The other thing that I've tried to do, and I know the President has done the same thing -- of course, one of the reasons he wanted to go to Iraq and Afghanistan was to say thank you. And it was an important trip not only substantively, but symbolically, to tell the troops that are there now how much he appreciates what they've done for all of us.
I've done the same thing. Also I've traveled -- as I traveled around the country, I've spent a lot of time hitting military bases, and spending time with troops who are about to deploy or just back from having been deployed. Earlier this year, for example, I went down to Fort Hood -- Ray Odierno came home and brought home the Three Corps flag headquarters and reestablished it at Fort Hood. It had been the corps headquarters when he was in Baghdad. Had a nice ceremony for him down there, and then had the opportunity to speak to several thousand soldiers at Hood, many of whom were just back from their 15-month deployment and I'd spoken to them before they left, and was able to talk to them after they were back.
Spending time with the troops is one of the highlights of this job. I suppose I still am nostalgic for my time as Secretary of Defense in 41's day. That was a great job.
Q Are you going to miss this?
THE VICE PRESIDENT: I will. It's been a -- it's been a remarkable experience to come back, partly because I spent 25 years, from the time I landed here, I guess the fall of '68, until January of '93, when I left the Defense Department. And in between I -- I've been a junior staffer on the Hill, a bureaucrat in the executive branch, White House Chief of Staff, Secretary of Defense, congressman for 10 years. But I thought, after 25 years, that's it. I looked -- I thought about running myself, and then decided I wasn't going to do it, and went off to private life, and never expected to come back.
Then to be invited to come back as part of this administration, and now do it for eight years, is something I never thought I'd get to do. And I'm sensitive of the fact that when I first came here in late '68, early '69, came to the White House, at the beginning of the Nixon administration, I was one of the youngest people in the West Wing. And for a long time in the early -- in the first term of this administration, I was the oldest. I think Fred Fielding has got me by a couple of years now -- (laughter) -- but he wasn't here then.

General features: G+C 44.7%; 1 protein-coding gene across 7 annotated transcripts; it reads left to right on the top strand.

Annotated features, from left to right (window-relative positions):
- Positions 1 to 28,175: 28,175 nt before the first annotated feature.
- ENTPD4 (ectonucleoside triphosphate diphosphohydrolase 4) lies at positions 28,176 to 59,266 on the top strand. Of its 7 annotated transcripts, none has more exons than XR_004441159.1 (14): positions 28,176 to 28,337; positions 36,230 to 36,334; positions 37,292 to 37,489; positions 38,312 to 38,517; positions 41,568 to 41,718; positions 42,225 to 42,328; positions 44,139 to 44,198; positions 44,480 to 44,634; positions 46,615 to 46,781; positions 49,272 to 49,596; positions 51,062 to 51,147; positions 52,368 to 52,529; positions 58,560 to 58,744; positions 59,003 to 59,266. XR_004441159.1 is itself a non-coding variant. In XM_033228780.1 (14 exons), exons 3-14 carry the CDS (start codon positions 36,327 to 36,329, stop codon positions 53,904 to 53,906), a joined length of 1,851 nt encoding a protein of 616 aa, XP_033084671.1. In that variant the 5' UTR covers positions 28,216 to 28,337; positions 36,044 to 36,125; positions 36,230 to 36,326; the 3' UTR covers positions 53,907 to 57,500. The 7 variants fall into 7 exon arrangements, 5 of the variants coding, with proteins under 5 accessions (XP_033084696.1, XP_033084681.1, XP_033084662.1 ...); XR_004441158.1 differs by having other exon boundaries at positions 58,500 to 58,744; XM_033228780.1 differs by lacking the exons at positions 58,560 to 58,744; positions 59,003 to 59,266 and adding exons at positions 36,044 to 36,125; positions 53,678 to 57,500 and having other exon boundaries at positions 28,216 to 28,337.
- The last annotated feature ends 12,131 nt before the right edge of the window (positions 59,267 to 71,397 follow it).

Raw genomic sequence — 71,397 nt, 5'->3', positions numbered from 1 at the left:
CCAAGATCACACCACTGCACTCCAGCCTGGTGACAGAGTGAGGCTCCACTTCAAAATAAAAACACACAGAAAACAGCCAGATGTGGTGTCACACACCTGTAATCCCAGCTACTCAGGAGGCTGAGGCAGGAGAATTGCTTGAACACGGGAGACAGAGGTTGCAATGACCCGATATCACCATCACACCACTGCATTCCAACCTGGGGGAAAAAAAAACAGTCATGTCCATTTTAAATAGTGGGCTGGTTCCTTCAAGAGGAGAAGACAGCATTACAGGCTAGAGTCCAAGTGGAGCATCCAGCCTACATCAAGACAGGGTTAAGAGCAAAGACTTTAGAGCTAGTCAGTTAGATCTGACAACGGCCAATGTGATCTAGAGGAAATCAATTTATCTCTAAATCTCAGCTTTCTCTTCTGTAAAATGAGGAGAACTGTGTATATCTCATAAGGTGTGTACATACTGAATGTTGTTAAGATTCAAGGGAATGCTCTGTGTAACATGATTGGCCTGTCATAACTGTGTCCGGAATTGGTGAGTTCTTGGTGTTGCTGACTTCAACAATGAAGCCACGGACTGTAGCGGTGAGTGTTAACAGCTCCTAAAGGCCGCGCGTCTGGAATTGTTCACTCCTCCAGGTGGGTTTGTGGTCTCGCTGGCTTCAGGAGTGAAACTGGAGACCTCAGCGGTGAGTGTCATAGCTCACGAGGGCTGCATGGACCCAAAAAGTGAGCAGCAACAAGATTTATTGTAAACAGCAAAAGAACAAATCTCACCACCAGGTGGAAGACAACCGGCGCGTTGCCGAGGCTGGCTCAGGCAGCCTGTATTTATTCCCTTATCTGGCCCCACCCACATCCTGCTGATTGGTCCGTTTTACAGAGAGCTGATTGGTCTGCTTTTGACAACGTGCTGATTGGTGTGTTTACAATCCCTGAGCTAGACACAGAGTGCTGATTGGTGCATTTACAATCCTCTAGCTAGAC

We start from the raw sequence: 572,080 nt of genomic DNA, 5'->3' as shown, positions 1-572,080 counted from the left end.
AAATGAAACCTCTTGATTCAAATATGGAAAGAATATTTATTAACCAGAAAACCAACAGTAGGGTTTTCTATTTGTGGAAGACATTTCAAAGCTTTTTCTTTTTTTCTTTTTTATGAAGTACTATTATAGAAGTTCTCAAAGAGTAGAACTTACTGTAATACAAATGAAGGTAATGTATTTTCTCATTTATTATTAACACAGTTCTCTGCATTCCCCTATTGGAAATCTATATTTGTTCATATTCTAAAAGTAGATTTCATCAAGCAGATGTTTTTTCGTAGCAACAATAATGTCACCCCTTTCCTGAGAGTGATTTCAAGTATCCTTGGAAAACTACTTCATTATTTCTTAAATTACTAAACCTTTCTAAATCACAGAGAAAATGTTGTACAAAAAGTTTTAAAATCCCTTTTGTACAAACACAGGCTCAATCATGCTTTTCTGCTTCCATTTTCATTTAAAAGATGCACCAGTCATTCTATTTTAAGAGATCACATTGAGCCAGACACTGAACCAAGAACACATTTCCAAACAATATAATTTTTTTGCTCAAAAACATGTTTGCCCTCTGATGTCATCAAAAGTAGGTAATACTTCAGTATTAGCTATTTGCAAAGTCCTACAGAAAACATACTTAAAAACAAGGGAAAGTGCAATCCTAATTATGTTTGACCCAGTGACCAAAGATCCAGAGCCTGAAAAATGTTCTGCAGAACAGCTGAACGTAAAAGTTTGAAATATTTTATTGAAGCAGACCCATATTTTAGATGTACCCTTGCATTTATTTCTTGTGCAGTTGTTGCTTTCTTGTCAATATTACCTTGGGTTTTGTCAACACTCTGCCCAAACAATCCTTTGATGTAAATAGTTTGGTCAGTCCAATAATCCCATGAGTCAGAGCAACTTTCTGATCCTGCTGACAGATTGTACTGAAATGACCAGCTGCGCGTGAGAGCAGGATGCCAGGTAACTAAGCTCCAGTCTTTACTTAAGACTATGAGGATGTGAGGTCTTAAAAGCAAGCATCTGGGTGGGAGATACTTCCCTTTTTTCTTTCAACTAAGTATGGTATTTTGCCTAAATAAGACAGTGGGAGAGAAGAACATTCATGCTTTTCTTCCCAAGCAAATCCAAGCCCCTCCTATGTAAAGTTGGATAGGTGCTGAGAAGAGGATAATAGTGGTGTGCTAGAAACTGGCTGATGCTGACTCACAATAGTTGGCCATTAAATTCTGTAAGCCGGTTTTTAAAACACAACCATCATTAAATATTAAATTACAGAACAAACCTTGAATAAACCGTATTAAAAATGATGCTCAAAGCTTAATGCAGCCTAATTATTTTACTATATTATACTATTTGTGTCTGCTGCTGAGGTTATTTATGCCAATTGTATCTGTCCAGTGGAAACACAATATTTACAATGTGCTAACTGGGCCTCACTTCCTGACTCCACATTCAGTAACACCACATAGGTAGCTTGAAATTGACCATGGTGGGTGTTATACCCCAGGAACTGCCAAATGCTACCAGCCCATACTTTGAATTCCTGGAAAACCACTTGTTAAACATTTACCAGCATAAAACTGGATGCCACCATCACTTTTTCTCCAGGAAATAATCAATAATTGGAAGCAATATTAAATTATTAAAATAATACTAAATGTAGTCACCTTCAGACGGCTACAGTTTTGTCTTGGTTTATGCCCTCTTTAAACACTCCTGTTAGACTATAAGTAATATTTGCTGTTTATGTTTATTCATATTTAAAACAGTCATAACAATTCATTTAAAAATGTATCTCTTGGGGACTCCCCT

And to have the opportunity to serve, to serve with this President in these times, is something I'll always be grateful for. And I look forward to return to private life. This is the fourth time I've made this transition. It's not my first rodeo, so to speak.
But I will miss it. It's been a great experience, and I'll always be glad that I had the opportunity to be part of it.
Q Do you think you'll tackle your years after you leave here with the same sort of focus and strategic objective, the sort of approach that you I think maybe acquired when you were Secretary of Defense?
THE VICE PRESIDENT: Well, it depends on what I decide to do, I suppose.
THE VICE PRESIDENT: I'm not at this stage of a mind to retire. I really -- I just haven't had time to focus on it yet in terms of what comes next. So, will I be focused on whatever I do? Yes, I suppose I'm focused when I'm fly-fishing, too. (Laughter.) So that's -- I don't think you can call that any kind of strategic effort, but I work hard at it.
Q What advice do you leave for President Obama? Is there any advice you would leave as the person who is going to inherit this extraordinary government and military?
THE VICE PRESIDENT: Well, he's got obviously some very difficult issues that are soon to be on his platter just because of the time we live in. No President gets to choose what issues he has to deal with that come up on his watch. We all -- when we run on a national ticket, as we did in 2000, you've got certain things you want to do and things you tell the people you're going to do if you get elected -- cut taxes, reform education, et cetera. You don't come having run on a platform of, well, we're going to respond to 9/11. Nobody had even conceived that there might be a 9/11 at that point. So you don't get to choose the time in which you govern. And I think that will be true for President Obama, as well.
Very, very important in terms of who you choose, his personnel decisions that occur in the -- during the transition and in the first weeks of the administration are absolutely essential. And I don't -- obviously I've got fundamental differences with President-Elect Obama, Senator Obama still -- but I think some of the personnel decisions he's made are pretty good.
So we'll have to see what happens there. They are -- but keeping Bob Gates on board I think is a -- was a good decision, sound choice. I think Jim Jones, former commandant of the Marine Corps, as National Security Advisor is a -- I think a sound proposition. Senator Clinton as Secretary of State -- I would never pick her to be my Secretary of State.